New research continues to break Michael Mann's discredited hockey stick - individual proxy studies invalidate Mann's claims
Michael Mann concocted the infamous hockey stick temperature chart in an attempt to overturn known, well established paleo-temperature history. His research was soon after discredited by expert statisticians when it was found that Mann had over-weighted a single American tree some 390 times in order to produce his desired result.
The hockey stick was so thoroughly discredited that the IPCC had to quit using it in their PR "science" literature.
Read here. Most individual climate proxy studies are unable to reconstruct a temperature series that resembles the infamous Mann research. The newest study unable to do so is the Liu et al peer-reviewed research.
(click on image to enlarge)
As the 2,485 year old tree ring chart depicts, modern warming is well within the natural variability that the Tibet Plateau has experienced. As with so many independent studies, the hockey stick statistical fabrication is non-repeatable - it solely exists in the bowels of the Climategate conspirators and their bizarre methodologies.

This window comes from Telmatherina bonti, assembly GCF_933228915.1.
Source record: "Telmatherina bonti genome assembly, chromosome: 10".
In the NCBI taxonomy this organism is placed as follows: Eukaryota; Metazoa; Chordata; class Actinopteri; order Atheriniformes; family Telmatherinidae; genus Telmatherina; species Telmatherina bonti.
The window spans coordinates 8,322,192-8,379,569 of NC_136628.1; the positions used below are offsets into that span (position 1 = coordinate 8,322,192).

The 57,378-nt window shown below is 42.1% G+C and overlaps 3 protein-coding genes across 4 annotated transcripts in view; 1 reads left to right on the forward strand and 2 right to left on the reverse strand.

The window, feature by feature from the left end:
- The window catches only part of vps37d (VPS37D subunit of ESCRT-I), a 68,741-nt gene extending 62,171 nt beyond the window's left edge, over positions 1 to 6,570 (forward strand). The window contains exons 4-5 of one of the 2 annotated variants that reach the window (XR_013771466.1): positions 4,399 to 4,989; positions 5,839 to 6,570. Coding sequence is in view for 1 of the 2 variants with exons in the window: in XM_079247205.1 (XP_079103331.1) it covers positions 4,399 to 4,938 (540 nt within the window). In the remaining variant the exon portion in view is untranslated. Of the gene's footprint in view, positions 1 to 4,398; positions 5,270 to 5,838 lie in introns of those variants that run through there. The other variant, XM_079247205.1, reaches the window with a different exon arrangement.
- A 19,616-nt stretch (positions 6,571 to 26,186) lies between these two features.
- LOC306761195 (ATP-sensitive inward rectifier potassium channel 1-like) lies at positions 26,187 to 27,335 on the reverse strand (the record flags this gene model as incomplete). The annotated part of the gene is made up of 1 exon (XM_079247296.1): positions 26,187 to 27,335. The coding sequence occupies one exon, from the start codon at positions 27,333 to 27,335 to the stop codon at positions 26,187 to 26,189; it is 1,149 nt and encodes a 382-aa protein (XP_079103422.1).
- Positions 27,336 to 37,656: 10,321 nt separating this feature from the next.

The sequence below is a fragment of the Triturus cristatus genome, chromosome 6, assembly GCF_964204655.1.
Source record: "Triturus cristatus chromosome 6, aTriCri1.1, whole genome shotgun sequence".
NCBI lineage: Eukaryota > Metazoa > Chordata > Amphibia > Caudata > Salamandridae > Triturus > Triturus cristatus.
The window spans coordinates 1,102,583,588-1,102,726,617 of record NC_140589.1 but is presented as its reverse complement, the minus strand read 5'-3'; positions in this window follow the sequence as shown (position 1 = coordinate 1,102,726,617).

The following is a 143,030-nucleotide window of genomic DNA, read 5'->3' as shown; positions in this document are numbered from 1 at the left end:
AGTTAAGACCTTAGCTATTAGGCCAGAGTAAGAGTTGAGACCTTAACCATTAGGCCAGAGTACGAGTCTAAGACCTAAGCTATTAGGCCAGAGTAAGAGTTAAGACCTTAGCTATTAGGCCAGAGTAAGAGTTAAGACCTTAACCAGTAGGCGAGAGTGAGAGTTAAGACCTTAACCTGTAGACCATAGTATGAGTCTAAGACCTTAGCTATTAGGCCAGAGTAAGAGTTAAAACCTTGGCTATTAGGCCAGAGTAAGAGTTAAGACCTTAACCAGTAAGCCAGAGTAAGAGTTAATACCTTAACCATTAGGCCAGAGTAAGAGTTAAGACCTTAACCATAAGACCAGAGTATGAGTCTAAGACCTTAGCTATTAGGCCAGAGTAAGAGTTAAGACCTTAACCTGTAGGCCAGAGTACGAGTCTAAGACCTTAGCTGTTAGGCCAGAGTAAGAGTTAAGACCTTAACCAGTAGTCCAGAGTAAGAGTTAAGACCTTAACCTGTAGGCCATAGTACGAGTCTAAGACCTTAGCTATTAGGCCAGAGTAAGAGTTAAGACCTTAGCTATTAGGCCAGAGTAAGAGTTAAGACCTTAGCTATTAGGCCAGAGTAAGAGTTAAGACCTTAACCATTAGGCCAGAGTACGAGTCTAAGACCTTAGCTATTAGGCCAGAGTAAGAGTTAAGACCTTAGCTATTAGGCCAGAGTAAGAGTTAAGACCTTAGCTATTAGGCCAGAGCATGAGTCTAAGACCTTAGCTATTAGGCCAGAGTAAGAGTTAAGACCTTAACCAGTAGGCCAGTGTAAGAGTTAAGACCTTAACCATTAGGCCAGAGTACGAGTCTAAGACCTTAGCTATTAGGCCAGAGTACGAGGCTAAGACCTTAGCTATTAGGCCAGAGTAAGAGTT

"A blockbuster Chinese study of Tibetan tree rings by Liu et al 2011 shows, with detail, that the modern era is a dog-standard normal climate when compared to the last 2,500 years. The temperature, the rate of change — it’s all been seen before. Nothing about the current period is “abnormal”...these climate cycles have nothing to with human civilization. Their team finds natural cycles of many different lengths are at work: 2-3 years, 100 years, 199 years, 800 years, and 1,324 years. The cold periods are associated with sunspot cycles...The results showed that extreme climatic events on the Plateau, such as the Medieval Warm Period, Little Ice Age and 20th Century Warming appeared synchronously with those in other places worldwide. The largest amplitude and rate of temperature change occurred during the Eastern Jin Event (343–425 AD), and not in the late 20th century..." [Yu Liu, QiuFang Cai, HuiMing Song, ZhiSheng An, Hans W. Linderholm 2011: Chinese Science Bulletin]